On a side note, I'm not thrilled with the voice actor for the audiobook. ( )
  markhamwc | Feb 5, 2018 |
**The book was reviewed for the San Francisco and Seattle Book Reviews

Age of Swords is second in Michael J Sullivan's Legends of the First Empire series. War continues to loom between Fhrey and Rhune. A vicious attack leaves those of Dahl Rhen without a home, and more determined than ever to shake free of the yoke of Fhrey oppression. Persephone, now chieftain of Dahl Rhen, issues invitations to all the Rhune clans, even the feared and fearsome Gula, to a summit to appoint a keenig who will lead the united clans against the Fhrey.

Trouble plagues the effort from the beginning. No clan wants another's chieftain to be keenig. The most logical choice refuses to even consider it because he thinks superior numbers, and Nyphron’s training mean nothing without weapons at least equal to their opponents. While the council continues to argue it out, Persephone and a band of intrepid females set out to the Dherg nation to barter for weapons of quality. What they are required to pay, and what they find are far beyond their imagination. Question is- will it be enough?

I love Sullivan's writing! He has dynamic characters and engaging, immersive story. Swords was no exception. Each character continues to grow, even as they struggle with inner and outer demons. For the women, Neith becomes their crucible, forging alchemic change. This is especially true of Suri, who pays the highest price of all for their cause. Persephone and the others grow as well. Brin and Roan, the two youngest, step into greater maturity. Moya finds her true confidence

I love that alchemic themes are teased at with Mawyndulë also. The secret Miralyth meetings are under the Rose Bridge, they are sub rosa, beneath the rose. This begins Mawyndulë's transformation, which continues in the Airenthenon. He is young, with much potential, and at a critical age for shaping ethics. I admit, I didn't like him at first. He seemed petty, shallow, and childish. These things get stripped from him in the fires of his own Calcination.

This book is all about alchemic change. It isn't just the individuals, but entire cultures. Sullivan does a masterful job showing cultural diffusion, as Rhune, Dherg, and Fhrey cultures begin to bleed into one another, sharing technology and information, however reluctantly. This diffusion sparks a great deal of growth in Rhune culture. Being the least insular, and shortest-lived seems to have made them quite adaptable. It's a great message, too, that the majority of change is instigated by women, often despite the men’s behaviour and beliefs.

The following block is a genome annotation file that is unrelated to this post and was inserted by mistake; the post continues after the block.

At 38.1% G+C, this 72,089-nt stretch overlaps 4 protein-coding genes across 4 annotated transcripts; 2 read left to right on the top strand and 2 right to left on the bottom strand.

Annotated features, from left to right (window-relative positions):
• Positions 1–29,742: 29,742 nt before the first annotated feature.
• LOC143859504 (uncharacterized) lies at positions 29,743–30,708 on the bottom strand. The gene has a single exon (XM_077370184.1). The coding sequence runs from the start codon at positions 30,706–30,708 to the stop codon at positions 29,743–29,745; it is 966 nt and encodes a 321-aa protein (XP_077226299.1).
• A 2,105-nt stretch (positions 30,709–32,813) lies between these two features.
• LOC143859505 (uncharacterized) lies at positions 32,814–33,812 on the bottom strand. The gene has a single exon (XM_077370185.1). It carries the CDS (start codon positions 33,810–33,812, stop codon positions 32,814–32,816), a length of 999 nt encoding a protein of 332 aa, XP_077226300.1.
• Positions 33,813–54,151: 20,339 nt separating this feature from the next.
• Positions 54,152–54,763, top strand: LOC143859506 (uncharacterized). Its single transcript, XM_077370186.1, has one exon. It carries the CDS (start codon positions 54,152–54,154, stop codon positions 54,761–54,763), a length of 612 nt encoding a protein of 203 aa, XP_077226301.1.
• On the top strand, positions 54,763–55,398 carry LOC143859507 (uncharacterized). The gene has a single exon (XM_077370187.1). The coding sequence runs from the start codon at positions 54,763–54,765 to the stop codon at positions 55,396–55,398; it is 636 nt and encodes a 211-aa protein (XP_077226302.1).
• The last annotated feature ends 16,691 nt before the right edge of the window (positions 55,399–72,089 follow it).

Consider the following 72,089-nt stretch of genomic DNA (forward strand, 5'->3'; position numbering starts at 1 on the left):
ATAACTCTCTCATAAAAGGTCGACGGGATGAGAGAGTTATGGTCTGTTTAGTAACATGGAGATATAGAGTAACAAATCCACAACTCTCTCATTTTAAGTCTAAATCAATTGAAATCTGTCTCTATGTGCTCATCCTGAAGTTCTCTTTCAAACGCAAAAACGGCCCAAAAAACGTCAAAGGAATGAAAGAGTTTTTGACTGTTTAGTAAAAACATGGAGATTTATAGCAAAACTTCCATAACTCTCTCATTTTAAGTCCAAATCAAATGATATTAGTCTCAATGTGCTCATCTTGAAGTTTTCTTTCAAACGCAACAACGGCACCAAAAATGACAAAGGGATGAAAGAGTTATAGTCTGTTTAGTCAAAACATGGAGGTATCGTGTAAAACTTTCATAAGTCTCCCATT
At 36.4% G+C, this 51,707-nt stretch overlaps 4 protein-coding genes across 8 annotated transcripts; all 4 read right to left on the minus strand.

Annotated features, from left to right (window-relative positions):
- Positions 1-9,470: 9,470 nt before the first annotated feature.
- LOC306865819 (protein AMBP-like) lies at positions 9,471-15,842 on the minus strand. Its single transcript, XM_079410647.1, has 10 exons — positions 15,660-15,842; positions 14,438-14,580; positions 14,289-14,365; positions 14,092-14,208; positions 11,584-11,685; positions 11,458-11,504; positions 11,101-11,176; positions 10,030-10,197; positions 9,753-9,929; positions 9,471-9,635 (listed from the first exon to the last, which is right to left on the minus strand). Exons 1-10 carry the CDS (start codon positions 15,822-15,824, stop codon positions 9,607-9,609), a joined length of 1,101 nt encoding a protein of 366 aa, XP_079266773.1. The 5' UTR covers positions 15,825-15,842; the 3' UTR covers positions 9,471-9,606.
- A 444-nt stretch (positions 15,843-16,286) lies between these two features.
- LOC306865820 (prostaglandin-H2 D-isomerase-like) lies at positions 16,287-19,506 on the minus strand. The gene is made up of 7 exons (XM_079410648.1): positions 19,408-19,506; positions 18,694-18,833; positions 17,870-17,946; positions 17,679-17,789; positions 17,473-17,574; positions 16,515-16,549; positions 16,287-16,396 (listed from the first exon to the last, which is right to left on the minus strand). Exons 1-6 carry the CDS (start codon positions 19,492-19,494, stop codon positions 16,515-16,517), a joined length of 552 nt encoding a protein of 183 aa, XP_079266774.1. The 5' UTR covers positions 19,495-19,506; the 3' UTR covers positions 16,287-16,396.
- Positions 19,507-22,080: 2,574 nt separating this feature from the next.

I'll admit. It is a rare book that can make me actually cry. Not just tear up, but sit bawling, hugging my very confused, and increasingly irritated kitty cat. In the depths of Neith, I truly shared Suri’s sorrow. Sullivan plays the heartstrings of imagination as Suri plucks the strings of creation. Powerful magic indeed.

📚📚📚📚📚 ( )
  PardaMustang | Nov 25, 2017 |
I am 4 or 5 books behind on reviews. Just keep getting really good ones off the ol' TBR. But this was a great second installment to this series. I listened to the Audiobook read by Tim Gerard Reynolds. And I am sure he will be up for more awards this year like he was last year for book 1. I should have a full review up in a few days. ( )
  Trevorsherman | Oct 25, 2017 |
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"Age of Swords continues the epic story of the war between humankind and the elves--and of ordinary people becoming legendary heroes. It introduces a set of new characters: the dwarves, whose magical weaponcraft could decide the war. It's up to our heroes to win over the dwarves to the side of humankind...or else lose the war forever"--… (more)